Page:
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Building Pathways to Success for Low-Skill Adult Students: Lessons for Community College Policy and Practice From a Longitudinal Student Tracking Study

Prince, David; Jenkins, Paul Davis

According to the U.S. Census (2000), 42 percent of adults in the United States between the ages of 25 and 64 have no more than a high school education (authors’ calculations). Unfortunately, however, most new jobs and the vast majority of jobs that pay wages sufficient to support a family require at least some education beyond high school (Carnevale and Derochers, 2003), and low educational attainment is associated with high rates of unemployment and poverty. Community colleges are an important entry point to postsecondary education for adults with no previous college education or even a high school diploma. In Fall 2002, for example, adults between the ages of 25 and 64 represented 35 percent of full-time equivalent (FTE) enrollments at two-year public colleges, compared with only 15 percent of FTE undergraduate enrollments at four-year public institutions (authors’ calculations, based on U.S. Department of Education, 2001). Moreover, more than two-thirds of the community college students who entered postsecondary education at age 25 or older were low income (authors’ calculations based on “Beginning Postsecondary Students Longitudinal Study” [BPS:96/01], 2003) The potential of community colleges to serve as a “pathway” for lowskill adults to college and career-path employment, therefore, is evident. Across the nation, several major projects are underway whose goal is to develop policies and practices supportive of this role. Funded by national foundations, these initiatives include the Ford Foundation’s Bridges to Opportunity initiative and the National Governor’s Association’s Pathways to Advancement project, funded by Lumina Foundation for Education.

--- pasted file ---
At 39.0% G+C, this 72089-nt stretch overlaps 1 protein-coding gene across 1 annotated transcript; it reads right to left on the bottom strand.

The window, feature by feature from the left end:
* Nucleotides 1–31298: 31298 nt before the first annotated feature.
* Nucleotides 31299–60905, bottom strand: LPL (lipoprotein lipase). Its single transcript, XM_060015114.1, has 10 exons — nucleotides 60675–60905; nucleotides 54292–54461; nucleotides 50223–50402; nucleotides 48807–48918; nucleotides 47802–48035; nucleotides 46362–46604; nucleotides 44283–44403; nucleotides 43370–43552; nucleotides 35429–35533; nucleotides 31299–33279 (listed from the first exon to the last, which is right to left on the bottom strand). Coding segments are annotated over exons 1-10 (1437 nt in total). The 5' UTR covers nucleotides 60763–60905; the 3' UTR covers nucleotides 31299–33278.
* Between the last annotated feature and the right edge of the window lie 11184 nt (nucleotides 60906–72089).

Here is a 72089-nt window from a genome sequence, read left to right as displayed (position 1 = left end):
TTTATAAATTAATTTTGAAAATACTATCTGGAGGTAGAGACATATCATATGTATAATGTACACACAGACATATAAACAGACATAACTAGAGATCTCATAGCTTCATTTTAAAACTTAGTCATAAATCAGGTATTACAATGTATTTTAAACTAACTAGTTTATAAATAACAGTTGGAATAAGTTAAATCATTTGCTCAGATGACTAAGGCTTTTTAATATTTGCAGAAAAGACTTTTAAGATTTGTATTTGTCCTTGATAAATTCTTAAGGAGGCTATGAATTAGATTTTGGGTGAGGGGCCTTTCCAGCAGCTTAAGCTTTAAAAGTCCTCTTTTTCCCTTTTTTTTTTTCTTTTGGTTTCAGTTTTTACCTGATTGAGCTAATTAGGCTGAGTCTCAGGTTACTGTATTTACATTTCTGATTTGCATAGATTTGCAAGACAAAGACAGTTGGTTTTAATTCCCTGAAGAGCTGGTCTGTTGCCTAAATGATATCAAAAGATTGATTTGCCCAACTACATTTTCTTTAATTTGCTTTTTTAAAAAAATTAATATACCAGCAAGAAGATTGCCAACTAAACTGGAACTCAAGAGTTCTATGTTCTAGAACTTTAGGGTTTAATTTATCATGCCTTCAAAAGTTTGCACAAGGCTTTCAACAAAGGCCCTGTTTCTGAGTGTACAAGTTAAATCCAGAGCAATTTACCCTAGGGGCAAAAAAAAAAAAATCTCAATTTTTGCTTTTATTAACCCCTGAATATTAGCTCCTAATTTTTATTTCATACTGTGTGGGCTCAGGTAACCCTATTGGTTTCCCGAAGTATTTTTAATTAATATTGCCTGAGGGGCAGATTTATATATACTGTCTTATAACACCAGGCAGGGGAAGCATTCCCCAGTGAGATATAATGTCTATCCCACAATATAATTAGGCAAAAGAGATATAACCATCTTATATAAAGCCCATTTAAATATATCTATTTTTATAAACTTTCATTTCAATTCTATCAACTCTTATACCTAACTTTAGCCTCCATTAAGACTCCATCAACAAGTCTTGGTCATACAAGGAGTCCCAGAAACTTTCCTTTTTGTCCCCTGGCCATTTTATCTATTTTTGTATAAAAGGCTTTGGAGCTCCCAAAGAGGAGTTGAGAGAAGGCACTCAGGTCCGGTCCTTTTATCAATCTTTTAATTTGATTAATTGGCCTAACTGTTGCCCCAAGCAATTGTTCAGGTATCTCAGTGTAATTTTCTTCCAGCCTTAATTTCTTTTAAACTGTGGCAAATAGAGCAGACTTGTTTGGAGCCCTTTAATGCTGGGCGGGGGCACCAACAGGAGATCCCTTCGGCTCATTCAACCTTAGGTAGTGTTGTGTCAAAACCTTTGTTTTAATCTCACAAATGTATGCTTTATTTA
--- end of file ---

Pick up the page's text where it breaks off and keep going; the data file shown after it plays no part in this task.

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More About This Work

Academic Units
Community College Research Center
Publisher
Community College Research Center, Teachers College, Columbia University
Series
CCRC Brief, 25
Published Here
March 8, 2013
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